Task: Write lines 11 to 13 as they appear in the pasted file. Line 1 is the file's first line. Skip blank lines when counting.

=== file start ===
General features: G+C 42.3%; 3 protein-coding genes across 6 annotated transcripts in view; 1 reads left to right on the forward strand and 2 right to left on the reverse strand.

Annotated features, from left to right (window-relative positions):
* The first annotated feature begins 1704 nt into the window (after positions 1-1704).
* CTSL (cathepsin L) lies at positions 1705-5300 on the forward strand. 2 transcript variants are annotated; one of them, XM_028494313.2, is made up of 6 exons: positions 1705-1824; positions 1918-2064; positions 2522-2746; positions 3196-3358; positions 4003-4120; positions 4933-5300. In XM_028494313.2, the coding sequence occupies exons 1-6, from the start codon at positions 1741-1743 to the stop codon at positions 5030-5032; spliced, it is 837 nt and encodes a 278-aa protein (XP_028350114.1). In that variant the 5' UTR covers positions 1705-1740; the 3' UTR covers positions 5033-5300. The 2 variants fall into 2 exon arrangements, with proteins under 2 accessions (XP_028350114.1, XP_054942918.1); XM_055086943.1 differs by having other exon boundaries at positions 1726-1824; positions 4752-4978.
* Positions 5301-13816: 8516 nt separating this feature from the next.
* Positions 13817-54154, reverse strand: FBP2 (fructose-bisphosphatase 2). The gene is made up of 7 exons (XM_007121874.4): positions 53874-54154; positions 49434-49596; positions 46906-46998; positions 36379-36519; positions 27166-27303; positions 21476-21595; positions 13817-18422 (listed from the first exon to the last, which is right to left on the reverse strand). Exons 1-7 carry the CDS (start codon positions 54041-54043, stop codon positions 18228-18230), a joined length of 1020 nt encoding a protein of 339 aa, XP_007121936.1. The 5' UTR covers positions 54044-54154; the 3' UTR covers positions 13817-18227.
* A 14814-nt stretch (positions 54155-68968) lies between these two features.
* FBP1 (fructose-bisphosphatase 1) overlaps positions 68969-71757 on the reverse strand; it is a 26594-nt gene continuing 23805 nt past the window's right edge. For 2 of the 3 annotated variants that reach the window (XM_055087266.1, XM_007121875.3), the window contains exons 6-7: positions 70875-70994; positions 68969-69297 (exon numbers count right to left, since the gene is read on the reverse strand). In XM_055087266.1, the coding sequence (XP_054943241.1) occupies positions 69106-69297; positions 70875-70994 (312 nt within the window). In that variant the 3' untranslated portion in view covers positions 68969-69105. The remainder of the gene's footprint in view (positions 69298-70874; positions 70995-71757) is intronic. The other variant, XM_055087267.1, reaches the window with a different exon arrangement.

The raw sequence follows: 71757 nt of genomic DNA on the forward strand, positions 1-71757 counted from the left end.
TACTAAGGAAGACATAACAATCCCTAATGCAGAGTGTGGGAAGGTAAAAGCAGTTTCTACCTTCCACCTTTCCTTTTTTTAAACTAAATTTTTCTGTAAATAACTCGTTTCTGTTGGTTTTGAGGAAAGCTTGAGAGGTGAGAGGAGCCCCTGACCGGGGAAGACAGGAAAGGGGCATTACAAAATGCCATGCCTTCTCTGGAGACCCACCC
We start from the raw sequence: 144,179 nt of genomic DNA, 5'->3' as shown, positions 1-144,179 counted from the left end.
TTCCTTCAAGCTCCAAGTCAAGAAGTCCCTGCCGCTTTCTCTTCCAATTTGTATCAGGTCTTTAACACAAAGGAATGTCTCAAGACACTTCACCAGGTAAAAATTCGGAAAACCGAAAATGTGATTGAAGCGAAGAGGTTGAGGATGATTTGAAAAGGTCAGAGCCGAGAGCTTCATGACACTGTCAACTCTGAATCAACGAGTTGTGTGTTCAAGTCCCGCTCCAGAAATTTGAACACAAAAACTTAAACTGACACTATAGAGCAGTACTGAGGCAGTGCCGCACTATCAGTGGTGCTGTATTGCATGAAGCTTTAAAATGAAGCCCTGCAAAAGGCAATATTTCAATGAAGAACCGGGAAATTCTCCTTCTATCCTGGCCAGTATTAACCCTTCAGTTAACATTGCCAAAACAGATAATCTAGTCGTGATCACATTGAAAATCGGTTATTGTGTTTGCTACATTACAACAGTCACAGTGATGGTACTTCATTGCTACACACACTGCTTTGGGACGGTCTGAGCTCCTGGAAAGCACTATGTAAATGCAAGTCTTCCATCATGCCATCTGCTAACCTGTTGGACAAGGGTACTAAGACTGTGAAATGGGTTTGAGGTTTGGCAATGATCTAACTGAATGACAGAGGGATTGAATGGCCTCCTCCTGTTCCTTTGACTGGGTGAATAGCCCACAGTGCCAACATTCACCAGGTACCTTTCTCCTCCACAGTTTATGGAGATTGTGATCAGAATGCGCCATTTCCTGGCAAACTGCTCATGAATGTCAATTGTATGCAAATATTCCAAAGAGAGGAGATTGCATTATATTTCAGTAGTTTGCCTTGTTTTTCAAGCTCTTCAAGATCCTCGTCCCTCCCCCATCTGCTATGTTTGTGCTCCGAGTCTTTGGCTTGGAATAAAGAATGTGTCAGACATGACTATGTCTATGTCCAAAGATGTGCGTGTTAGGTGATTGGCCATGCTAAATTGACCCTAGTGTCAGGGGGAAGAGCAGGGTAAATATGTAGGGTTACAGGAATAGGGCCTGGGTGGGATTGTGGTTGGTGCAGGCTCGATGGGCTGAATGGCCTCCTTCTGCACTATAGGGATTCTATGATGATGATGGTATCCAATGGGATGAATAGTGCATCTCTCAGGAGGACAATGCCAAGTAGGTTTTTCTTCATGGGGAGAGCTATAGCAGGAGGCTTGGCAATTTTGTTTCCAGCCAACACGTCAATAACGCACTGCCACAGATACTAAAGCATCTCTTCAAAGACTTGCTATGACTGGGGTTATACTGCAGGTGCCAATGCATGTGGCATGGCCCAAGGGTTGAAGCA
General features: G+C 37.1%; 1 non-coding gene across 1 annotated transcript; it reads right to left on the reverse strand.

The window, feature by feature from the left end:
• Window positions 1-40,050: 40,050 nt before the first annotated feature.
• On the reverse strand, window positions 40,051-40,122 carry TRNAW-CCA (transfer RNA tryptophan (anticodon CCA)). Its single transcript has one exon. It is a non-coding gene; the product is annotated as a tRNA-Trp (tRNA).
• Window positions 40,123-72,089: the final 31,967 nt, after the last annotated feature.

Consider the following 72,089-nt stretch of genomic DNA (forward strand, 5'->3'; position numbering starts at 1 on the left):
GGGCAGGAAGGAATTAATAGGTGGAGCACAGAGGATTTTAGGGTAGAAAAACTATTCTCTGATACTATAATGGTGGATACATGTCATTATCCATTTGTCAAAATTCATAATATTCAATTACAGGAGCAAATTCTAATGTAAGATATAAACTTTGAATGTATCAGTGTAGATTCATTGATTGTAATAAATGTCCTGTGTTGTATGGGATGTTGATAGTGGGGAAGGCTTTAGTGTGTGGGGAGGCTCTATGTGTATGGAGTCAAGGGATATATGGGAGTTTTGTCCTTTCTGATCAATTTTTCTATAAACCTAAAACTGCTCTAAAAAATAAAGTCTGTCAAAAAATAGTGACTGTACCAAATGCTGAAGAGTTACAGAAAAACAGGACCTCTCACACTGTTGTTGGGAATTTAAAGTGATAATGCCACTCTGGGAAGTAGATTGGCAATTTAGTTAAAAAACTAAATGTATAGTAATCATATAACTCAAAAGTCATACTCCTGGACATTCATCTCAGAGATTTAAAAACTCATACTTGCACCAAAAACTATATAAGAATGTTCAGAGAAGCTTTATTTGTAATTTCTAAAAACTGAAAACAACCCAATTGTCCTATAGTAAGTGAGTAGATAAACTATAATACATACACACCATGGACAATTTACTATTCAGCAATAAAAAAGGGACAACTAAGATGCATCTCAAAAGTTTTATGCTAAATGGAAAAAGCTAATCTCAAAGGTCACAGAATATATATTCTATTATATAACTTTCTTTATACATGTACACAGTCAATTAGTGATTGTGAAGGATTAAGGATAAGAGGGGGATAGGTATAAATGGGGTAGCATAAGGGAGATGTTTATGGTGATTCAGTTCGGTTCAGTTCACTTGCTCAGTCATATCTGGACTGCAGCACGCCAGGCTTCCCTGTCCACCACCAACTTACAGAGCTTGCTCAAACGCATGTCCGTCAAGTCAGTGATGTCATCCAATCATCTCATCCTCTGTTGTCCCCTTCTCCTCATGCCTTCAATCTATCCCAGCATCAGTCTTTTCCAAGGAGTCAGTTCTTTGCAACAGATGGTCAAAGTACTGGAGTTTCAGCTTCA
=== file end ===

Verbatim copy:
We start from the raw sequence: 144,179 nt of genomic DNA, 5'->3' as shown, positions 1-144,179 counted from the left end.
TTCCTTCAAGCTCCAAGTCAAGAAGTCCCTGCCGCTTTCTCTTCCAATTTGTATCAGGTCTTTAACACAAAGGAATGTCTCAAGACACTTCACCAGGTAAAAATTCGGAAAACCGAAAATGTGATTGAAGCGAAGAGGTTGAGGATGATTTGAAAAGGTCAGAGCCGAGAGCTTCATGACACTGTCAACTCTGAATCAACGAGTTGTGTGTTCAAGTCCCGCTCCAGAAATTTGAACACAAAAACTTAAACTGACACTATAGAGCAGTACTGAGGCAGTGCCGCACTATCAGTGGTGCTGTATTGCATGAAGCTTTAAAATGAAGCCCTGCAAAAGGCAATATTTCAATGAAGAACCGGGAAATTCTCCTTCTATCCTGGCCAGTATTAACCCTTCAGTTAACATTGCCAAAACAGATAATCTAGTCGTGATCACATTGAAAATCGGTTATTGTGTTTGCTACATTACAACAGTCACAGTGATGGTACTTCATTGCTACACACACTGCTTTGGGACGGTCTGAGCTCCTGGAAAGCACTATGTAAATGCAAGTCTTCCATCATGCCATCTGCTAACCTGTTGGACAAGGGTACTAAGACTGTGAAATGGGTTTGAGGTTTGGCAATGATCTAACTGAATGACAGAGGGATTGAATGGCCTCCTCCTGTTCCTTTGACTGGGTGAATAGCCCACAGTGCCAACATTCACCAGGTACCTTTCTCCTCCACAGTTTATGGAGATTGTGATCAGAATGCGCCATTTCCTGGCAAACTGCTCATGAATGTCAATTGTATGCAAATATTCCAAAGAGAGGAGATTGCATTATATTTCAGTAGTTTGCCTTGTTTTTCAAGCTCTTCAAGATCCTCGTCCCTCCCCCATCTGCTATGTTTGTGCTCCGAGTCTTTGGCTTGGAATAAAGAATGTGTCAGACATGACTATGTCTATGTCCAAAGATGTGCGTGTTAGGTGATTGGCCATGCTAAATTGACCCTAGTGTCAGGGGGAAGAGCAGGGTAAATATGTAGGGTTACAGGAATAGGGCCTGGGTGGGATTGTGGTTGGTGCAGGCTCGATGGGCTGAATGGCCTCCTTCTGCACTATAGGGATTCTATGATGATGATGGTATCCAATGGGATGAATAGTGCATCTCTCAGGAGGACAATGCCAAGTAGGTTTTTCTTCATGGGGAGAGCTATAGCAGGAGGCTTGGCAATTTTGTTTCCAGCCAACACGTCAATAACGCACTGCCACAGATACTAAAGCATCTCTTCAAAGACTTGCTATGACTGGGGTTATACTGCAGGTGCCAATGCATGTGGCATGGCCCAAGGGTTGAAGCA
General features: G+C 37.1%; 1 non-coding gene across 1 annotated transcript; it reads right to left on the reverse strand.